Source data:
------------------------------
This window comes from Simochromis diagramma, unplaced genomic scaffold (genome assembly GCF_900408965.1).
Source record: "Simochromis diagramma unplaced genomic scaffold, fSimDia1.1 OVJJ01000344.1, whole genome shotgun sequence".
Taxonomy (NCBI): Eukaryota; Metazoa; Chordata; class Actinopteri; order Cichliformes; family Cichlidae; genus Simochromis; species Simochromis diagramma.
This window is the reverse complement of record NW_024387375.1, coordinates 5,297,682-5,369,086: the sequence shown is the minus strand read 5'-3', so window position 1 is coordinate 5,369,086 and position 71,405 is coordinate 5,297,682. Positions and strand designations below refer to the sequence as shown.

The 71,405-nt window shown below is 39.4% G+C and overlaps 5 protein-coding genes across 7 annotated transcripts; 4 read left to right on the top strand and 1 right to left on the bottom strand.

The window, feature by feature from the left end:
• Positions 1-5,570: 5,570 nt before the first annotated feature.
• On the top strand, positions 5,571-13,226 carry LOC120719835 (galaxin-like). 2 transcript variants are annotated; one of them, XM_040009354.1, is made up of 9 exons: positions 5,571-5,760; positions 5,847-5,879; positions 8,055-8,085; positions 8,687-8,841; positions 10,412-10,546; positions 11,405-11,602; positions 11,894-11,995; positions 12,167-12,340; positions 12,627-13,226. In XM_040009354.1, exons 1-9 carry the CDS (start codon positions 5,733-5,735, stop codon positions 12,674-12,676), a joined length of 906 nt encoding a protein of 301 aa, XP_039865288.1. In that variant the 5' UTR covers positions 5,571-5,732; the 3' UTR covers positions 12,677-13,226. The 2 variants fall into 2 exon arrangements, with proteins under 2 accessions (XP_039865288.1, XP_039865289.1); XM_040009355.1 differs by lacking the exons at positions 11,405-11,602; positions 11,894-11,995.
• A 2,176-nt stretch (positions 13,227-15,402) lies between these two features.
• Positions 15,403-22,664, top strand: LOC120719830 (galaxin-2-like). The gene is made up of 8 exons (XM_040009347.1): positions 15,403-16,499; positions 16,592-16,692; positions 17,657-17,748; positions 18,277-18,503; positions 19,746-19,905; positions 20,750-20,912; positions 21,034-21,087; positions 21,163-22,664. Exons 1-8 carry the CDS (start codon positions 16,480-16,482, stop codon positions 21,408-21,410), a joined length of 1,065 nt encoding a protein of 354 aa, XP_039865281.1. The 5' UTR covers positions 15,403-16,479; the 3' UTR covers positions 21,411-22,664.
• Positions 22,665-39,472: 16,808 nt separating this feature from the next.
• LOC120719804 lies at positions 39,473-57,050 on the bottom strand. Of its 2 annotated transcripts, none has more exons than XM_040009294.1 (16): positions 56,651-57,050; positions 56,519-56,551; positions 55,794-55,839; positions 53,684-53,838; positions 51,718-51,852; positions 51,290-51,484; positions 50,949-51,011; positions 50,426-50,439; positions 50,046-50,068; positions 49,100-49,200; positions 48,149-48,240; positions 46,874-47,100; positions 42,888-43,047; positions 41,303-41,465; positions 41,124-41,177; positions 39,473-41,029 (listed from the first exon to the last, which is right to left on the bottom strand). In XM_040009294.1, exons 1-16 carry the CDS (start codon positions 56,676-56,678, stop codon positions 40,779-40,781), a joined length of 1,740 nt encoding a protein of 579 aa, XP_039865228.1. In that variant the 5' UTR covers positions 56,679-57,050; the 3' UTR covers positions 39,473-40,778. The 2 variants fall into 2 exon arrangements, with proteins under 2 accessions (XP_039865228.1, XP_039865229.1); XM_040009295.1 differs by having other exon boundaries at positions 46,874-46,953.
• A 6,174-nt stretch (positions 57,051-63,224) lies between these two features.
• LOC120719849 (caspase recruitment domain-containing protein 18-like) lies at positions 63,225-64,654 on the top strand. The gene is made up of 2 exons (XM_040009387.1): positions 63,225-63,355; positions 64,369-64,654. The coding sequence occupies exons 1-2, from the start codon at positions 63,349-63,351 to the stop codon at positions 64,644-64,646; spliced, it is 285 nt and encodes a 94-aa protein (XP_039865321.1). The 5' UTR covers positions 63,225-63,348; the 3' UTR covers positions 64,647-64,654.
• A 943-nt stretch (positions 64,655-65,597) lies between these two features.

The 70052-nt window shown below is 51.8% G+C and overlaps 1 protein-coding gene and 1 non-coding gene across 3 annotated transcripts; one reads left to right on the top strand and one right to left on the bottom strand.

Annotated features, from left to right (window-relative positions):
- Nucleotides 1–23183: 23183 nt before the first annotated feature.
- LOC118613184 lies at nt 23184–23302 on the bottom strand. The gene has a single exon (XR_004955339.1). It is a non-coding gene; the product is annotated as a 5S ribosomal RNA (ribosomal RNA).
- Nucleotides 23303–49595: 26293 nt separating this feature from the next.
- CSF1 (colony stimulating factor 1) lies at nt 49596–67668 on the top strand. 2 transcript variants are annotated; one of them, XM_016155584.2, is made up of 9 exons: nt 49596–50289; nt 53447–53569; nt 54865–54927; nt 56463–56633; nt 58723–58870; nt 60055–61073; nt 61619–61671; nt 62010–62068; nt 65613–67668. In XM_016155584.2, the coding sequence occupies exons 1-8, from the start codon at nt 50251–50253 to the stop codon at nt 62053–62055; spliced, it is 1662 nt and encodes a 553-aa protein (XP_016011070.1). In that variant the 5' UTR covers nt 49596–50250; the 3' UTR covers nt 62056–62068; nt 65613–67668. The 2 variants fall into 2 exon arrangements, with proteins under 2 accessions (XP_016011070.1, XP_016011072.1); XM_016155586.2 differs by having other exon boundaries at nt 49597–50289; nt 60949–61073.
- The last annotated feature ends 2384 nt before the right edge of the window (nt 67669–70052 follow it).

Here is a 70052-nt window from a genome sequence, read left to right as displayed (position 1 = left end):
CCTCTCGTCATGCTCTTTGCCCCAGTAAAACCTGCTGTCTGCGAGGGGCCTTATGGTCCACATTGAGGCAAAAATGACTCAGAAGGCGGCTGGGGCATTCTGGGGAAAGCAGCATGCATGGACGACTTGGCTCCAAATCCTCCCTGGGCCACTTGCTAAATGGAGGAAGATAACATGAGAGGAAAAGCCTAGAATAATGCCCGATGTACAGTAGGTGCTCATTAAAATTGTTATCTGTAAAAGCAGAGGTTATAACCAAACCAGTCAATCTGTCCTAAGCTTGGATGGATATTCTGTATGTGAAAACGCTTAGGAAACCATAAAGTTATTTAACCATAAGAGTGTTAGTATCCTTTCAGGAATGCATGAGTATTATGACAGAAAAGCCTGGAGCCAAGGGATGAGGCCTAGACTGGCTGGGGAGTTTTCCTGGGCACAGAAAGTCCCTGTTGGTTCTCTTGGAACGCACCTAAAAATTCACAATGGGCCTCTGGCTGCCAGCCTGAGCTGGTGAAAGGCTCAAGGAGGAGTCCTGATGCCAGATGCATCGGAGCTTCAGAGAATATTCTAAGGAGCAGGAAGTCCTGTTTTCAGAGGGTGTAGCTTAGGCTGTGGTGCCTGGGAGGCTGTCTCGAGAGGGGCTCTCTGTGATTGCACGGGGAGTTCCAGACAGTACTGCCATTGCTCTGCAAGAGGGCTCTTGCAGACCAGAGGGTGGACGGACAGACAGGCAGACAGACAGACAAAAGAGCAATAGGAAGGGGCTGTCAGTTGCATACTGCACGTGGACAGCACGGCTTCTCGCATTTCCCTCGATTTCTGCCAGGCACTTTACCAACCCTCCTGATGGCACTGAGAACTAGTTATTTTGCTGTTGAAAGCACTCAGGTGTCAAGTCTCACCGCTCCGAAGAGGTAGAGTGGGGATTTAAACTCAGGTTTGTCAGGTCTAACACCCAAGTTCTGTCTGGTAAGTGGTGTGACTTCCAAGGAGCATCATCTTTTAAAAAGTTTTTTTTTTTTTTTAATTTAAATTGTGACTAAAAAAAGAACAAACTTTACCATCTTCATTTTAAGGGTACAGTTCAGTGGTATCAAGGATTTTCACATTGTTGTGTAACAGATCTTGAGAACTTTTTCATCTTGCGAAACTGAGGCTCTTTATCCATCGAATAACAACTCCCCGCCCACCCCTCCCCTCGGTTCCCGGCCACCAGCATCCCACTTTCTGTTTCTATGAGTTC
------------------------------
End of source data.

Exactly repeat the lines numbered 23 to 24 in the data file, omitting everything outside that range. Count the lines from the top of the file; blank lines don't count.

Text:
Here is a 70052-nt window from a genome sequence, read left to right as displayed (position 1 = left end):
CCTCTCGTCATGCTCTTTGCCCCAGTAAAACCTGCTGTCTGCGAGGGGCCTTATGGTCCACATTGAGGCAAAAATGACTCAGAAGGCGGCTGGGGCATTCTGGGGAAAGCAGCATGCATGGACGACTTGGCTCCAAATCCTCCCTGGGCCACTTGCTAAATGGAGGAAGATAACATGAGAGGAAAAGCCTAGAATAATGCCCGATGTACAGTAGGTGCTCATTAAAATTGTTATCTGTAAAAGCAGAGGTTATAACCAAACCAGTCAATCTGTCCTAAGCTTGGATGGATATTCTGTATGTGAAAACGCTTAGGAAACCATAAAGTTATTTAACCATAAGAGTGTTAGTATCCTTTCAGGAATGCATGAGTATTATGACAGAAAAGCCTGGAGCCAAGGGATGAGGCCTAGACTGGCTGGGGAGTTTTCCTGGGCACAGAAAGTCCCTGTTGGTTCTCTTGGAACGCACCTAAAAATTCACAATGGGCCTCTGGCTGCCAGCCTGAGCTGGTGAAAGGCTCAAGGAGGAGTCCTGATGCCAGATGCATCGGAGCTTCAGAGAATATTCTAAGGAGCAGGAAGTCCTGTTTTCAGAGGGTGTAGCTTAGGCTGTGGTGCCTGGGAGGCTGTCTCGAGAGGGGCTCTCTGTGATTGCACGGGGAGTTCCAGACAGTACTGCCATTGCTCTGCAAGAGGGCTCTTGCAGACCAGAGGGTGGACGGACAGACAGGCAGACAGACAGACAAAAGAGCAATAGGAAGGGGCTGTCAGTTGCATACTGCACGTGGACAGCACGGCTTCTCGCATTTCCCTCGATTTCTGCCAGGCACTTTACCAACCCTCCTGATGGCACTGAGAACTAGTTATTTTGCTGTTGAAAGCACTCAGGTGTCAAGTCTCACCGCTCCGAAGAGGTAGAGTGGGGATTTAAACTCAGGTTTGTCAGGTCTAACACCCAAGTTCTGTCTGGTAAGTGGTGTGACTTCCAAGGAGCATCATCTTTTAAAAAGTTTTTTTTTTTTTTTAATTTAAATTGTGACTAAAAAAAGAACAAACTTTACCATCTTCATTTTAAGGGTACAGTTCAGTGGTATCAAGGATTTTCACATTGTTGTGTAACAGATCTTGAGAACTTTTTCATCTTGCGAAACTGAGGCTCTTTATCCATCGAATAACAACTCCCCGCCCACCCCTCCCCTCGGTTCCCGGCCACCAGCATCCCACTTTCTGTTTCTATGAGTTC